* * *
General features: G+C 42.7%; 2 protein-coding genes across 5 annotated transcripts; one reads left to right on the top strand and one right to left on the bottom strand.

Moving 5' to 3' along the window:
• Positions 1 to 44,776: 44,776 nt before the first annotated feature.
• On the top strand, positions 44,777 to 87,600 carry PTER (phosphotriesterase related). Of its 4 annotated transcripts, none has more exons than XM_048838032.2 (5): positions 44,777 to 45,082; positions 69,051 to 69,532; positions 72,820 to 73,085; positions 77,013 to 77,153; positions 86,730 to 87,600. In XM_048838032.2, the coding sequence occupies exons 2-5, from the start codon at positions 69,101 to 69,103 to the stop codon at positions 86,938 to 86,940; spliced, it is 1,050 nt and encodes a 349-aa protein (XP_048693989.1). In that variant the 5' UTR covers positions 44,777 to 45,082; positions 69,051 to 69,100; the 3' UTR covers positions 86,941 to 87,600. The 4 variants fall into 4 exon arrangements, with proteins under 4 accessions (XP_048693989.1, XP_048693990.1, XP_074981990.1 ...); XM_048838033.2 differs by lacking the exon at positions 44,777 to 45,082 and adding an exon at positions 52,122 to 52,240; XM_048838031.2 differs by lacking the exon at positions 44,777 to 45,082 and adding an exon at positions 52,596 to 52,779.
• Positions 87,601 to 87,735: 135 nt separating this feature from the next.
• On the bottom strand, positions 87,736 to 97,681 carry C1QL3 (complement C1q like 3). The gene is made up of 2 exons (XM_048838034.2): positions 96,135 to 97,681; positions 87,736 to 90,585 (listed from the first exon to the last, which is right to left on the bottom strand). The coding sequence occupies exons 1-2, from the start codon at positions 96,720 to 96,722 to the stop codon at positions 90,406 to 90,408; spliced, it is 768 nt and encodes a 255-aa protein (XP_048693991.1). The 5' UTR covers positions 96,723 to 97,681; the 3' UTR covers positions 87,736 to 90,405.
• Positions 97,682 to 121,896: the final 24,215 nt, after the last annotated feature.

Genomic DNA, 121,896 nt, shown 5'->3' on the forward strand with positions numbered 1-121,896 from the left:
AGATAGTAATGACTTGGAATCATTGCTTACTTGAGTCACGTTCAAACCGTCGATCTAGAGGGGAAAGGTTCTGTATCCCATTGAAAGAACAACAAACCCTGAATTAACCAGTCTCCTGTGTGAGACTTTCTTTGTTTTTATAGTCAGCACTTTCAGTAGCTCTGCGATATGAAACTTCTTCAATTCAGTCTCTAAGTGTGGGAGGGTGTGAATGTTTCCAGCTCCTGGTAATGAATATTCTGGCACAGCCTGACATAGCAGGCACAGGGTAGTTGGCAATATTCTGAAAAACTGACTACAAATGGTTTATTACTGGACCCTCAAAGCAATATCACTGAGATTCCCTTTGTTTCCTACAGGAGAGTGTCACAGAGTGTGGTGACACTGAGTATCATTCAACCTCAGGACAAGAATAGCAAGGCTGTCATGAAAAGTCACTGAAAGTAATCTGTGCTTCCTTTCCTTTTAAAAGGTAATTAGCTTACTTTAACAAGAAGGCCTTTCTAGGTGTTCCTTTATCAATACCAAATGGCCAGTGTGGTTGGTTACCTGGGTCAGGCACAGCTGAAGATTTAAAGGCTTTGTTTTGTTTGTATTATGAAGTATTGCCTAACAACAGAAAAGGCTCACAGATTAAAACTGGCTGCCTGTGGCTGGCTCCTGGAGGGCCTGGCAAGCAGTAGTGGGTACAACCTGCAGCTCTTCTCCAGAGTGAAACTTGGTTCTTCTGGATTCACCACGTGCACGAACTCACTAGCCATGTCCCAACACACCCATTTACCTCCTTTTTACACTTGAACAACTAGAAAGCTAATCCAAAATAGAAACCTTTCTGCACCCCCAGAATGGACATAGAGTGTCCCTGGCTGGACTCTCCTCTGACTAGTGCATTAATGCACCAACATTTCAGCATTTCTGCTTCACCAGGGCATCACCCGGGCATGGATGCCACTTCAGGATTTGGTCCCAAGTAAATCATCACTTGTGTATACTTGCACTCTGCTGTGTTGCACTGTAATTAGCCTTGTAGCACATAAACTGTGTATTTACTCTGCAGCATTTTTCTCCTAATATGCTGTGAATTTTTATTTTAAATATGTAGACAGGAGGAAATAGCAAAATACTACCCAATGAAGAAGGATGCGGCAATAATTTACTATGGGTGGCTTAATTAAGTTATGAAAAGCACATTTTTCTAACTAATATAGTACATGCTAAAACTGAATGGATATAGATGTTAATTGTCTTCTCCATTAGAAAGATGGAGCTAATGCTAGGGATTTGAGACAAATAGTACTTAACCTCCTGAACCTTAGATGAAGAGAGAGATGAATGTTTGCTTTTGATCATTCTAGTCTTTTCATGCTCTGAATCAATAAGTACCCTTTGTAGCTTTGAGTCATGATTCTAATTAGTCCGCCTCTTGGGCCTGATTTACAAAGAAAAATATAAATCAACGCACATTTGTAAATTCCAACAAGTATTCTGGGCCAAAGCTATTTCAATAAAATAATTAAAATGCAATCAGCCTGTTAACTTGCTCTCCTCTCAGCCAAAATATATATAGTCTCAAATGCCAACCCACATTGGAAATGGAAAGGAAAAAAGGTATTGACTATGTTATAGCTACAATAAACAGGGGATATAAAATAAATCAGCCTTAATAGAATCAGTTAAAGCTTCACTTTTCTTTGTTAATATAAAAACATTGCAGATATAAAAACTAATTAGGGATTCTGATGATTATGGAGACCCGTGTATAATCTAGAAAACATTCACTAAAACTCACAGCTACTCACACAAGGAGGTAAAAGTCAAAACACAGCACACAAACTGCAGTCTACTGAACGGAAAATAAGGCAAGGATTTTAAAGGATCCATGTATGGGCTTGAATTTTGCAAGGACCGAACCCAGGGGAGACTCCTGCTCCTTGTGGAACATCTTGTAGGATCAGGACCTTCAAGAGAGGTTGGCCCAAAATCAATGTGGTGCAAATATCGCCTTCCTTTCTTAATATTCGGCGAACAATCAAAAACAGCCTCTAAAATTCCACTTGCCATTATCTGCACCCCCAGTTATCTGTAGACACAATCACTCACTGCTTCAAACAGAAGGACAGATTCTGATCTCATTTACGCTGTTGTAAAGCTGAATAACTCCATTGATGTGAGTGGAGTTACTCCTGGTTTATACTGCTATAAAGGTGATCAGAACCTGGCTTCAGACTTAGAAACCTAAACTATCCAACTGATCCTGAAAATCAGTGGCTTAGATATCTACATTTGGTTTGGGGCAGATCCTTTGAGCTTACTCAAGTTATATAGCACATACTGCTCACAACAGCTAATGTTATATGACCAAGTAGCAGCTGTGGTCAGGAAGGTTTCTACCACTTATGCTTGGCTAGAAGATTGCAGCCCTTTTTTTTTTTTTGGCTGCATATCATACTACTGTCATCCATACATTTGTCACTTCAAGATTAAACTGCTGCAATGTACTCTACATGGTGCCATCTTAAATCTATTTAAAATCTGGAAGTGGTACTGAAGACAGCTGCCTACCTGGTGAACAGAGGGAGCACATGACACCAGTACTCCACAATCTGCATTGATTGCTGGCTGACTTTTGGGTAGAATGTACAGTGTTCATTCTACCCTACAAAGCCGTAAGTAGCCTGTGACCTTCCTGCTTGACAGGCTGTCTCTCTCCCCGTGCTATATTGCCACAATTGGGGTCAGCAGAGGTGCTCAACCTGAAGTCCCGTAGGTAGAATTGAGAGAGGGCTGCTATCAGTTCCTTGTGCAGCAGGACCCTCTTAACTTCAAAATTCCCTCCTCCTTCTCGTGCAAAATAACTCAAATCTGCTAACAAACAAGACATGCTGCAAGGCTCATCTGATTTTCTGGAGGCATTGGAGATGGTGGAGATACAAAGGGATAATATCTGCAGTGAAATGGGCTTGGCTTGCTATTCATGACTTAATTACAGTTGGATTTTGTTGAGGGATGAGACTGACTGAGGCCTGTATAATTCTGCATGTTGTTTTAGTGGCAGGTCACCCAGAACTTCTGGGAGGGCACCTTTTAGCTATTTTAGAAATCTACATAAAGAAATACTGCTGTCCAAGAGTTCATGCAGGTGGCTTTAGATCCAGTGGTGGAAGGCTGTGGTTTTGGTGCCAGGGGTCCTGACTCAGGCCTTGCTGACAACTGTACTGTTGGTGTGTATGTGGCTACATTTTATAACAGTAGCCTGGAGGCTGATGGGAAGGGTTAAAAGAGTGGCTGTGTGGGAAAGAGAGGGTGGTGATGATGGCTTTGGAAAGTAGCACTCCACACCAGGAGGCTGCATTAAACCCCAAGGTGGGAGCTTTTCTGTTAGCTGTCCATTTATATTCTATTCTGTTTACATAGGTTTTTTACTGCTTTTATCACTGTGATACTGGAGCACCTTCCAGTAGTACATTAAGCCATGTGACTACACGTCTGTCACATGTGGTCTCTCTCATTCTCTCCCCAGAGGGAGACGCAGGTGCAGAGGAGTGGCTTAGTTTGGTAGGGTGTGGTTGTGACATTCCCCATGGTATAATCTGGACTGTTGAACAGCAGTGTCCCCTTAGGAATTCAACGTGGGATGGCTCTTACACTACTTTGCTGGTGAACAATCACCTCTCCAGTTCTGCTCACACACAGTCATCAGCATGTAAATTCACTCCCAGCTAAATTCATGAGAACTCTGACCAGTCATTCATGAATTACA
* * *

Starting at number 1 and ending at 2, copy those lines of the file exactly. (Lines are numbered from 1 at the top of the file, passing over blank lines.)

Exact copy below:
General features: G+C 42.7%; 2 protein-coding genes across 5 annotated transcripts; one reads left to right on the top strand and one right to left on the bottom strand.

Moving 5' to 3' along the window: